Wednesday, December 06, 2017

The Smooth $20

There we were, four guys fresh out of high school, let loose in Montreal’s world-class nightlife.  We were just days away from starting university and the next stage of our lives, so what better time for one boys’ trip to La Belle Province for a few days of wild tomfoolery.  On our very first night in town, a tip from our hotel’s concierge led us to standing in line at one of the city’s hottest nightspots…

…okay, I’ll add in the corrections now.  The “hottest nightspot” was basically just a pub.  A busy pub, but a pub nonetheless.  And rather than a night of clubbing and bottle service, we were going to see a WWE pay-per-view.  (This was so many years ago that it was actually a ‘WWF’ pay-per-view, in fact.)  I’ll give it to that concierge, however — the man was a total pro.  A good concierge has to be prepared to find any information for any guest, so even when four dorky teenagers ask you if any local bars are showing Summerslam, you need to be at the ready.

So with information in hand, there we were at the bar.  It was a packed house, possibly due in part to the wrestling (2000 was more or less the height of modern WWF/WWE popularity) and also due to it being just a weekend in Montreal.  We were facing a long line just to get into the place, and the show was just minutes from starting.  What to do, what to do.

Picture it: 18-year-old Mark, on a big-city trip with his buddies, feeling like a true big shot.  I had some cash in hand thanks to a good summer of tips from my pizza delivery job, and it was burning a hole in my pocket.  Rather than actually spend the money inside the bar, however, I would go one further.

“Hold my spot,” I said to my friends in line,* as I stepped out to approach the doorman.  There were actually two doormen, one at the bar’s entrance itself and one sort of halfway on the landing facing the sidewalk, keeping general surveillance of the line and crowd.  It was this second guy who I approached, since he seemingly had more of an air of being in charge.  Anyone can open a door and check IDs, but surely the more experienced head bouncer would have the more difficult task of surveying an entire section of public street.

* = this was pretty needless since, duh, of course they’d watch my spot.  I was in their group.  They weren’t just going to abandon me.  I definitely lost that round of “did this need to be said?”

I sidled up to him, though in a completely non-threatening way.  (Not a good idea to just sidle up to a bouncer out of his blind spot, lest one wants a punch in the stomach.)  I leaned in and said something to the effect of “hey, is there anything you can do to get my friends and I in a bit quicker?” while slipping him a $20 bill with a casual handshake.

Of the all-time self-satisfied moments in my life, this had to be top ten.  Here I was in Montreal, going to a bar, seeing a line, thinking “not today,” and then slipping the doorman a few bucks to let us leave the rest of the plebeians behind, waiting like suckers.  I even removed the twenty before even leaving the line in the first place, then palmed it and coolly passed it to the doorman without even making eye contact.  This was before Ocean’s Eleven was released, so George Clooney was still mostly just the guy from ER and a series of largely unsuccessful films…and so at this moment, I was clearly cooler than Clooney in my own mind.  ‘Out Of Sight’ notwithstanding.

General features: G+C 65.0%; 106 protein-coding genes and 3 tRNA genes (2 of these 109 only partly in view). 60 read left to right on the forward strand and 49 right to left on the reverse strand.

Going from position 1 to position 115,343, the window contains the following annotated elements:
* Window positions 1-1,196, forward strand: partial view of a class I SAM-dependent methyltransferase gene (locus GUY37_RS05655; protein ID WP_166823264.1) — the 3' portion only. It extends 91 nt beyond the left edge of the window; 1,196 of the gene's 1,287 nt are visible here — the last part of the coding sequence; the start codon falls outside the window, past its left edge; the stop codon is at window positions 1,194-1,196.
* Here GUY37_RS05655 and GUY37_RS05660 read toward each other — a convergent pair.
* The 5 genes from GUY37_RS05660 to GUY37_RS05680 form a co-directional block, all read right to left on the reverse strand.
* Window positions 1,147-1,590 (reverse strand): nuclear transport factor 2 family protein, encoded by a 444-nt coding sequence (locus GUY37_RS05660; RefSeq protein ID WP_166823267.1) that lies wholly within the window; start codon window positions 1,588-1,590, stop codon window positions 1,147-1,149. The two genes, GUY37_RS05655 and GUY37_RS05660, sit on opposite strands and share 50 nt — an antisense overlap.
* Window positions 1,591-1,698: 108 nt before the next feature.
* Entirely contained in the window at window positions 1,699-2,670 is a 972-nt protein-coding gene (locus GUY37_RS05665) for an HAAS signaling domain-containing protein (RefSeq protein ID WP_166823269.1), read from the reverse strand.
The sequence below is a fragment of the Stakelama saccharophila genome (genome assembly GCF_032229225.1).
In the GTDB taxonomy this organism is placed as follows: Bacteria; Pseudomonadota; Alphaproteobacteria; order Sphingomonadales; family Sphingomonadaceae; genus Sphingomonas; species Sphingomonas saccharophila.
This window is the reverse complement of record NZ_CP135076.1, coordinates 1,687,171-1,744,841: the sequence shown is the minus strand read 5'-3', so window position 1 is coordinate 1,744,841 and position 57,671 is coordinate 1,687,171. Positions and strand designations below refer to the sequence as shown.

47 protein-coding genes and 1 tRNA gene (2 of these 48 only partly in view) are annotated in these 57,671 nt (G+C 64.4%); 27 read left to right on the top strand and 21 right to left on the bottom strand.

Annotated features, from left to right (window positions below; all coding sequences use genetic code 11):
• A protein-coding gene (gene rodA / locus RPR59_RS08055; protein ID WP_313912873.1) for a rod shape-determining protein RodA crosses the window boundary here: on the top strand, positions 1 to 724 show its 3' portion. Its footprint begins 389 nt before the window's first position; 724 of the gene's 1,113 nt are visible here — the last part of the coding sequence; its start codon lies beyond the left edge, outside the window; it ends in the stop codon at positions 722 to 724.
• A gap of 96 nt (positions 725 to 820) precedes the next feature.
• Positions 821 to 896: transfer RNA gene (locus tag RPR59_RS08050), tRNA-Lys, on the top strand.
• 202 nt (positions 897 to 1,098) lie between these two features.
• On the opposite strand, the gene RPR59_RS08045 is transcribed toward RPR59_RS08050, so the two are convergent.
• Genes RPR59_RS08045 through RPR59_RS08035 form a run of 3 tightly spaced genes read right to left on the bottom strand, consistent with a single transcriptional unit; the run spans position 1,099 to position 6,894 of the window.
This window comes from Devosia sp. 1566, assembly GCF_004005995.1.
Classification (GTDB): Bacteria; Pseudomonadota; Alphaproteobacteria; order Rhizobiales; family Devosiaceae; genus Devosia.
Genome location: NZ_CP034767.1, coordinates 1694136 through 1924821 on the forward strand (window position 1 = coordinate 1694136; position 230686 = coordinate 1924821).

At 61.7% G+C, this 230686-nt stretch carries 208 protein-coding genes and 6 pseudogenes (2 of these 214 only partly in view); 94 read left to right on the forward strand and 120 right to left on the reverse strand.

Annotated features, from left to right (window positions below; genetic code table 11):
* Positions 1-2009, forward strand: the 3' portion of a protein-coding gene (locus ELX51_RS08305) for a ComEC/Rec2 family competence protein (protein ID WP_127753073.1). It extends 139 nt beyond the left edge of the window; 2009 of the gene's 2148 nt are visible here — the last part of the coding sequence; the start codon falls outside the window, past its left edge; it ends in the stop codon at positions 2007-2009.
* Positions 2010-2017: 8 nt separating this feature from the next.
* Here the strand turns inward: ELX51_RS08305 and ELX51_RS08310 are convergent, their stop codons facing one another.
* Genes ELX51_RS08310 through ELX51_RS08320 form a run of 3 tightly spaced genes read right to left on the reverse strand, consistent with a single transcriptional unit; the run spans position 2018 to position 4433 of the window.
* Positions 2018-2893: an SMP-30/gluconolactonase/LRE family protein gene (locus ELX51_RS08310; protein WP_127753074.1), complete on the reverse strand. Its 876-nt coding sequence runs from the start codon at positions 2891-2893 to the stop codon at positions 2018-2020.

The bouncer accepted the bill, glanced at the door and said he’d see what he could do.  I said thanks with all the sincerity my virtual-adult voice could muster, and strolled back to my friends in line, ready to accept plaudits as the coolest man in Montreal…

…only to see them on the way into the bar, along with basically the rest of the line.  You see, while I was busy being Mr. Smooth, a group of at least 30 people all exited the pub en masse.  It was clearly some huge party that was letting out, and thus the bar went from standing-room-only to “no, actually, quite a fair amount of space.”  We ended up getting a prime table to watch the matches, even.  I don’t totally recall the bar being too packed the rest of the evening, so it could be that the entire line was seated at that very moment, and, if anything, it was kind of an average Sunday night in terms of business for the pub.

The moral of the story is, when you’re going to slip the bouncer a $20, maybe make *entirely* certain that the line isn’t moving.  Maybe wait a bit longer than, say, five minutes before deciding that the wait is interminable.  Also, maybe make sure you’re actually “flush with cash” before just giving away twenty bucks when you’re an 18-year-old dolt, since I think I had barely enough still on me to cover my bill.  Really, giving the guy $10 probably would’ve been sufficient. 

But still, after this first night, the REST of the trip….oh ho ho ho, now THOSE were some real crazy adventures….

…or, we just went to see baseball games every other night and were always in bed by midnight since the long subway ride from the Big O tends to just suck the life out of you.  It’s times like this, as I dangerously approach middle age, that I realize that I’ve basically been middle-aged my whole life.

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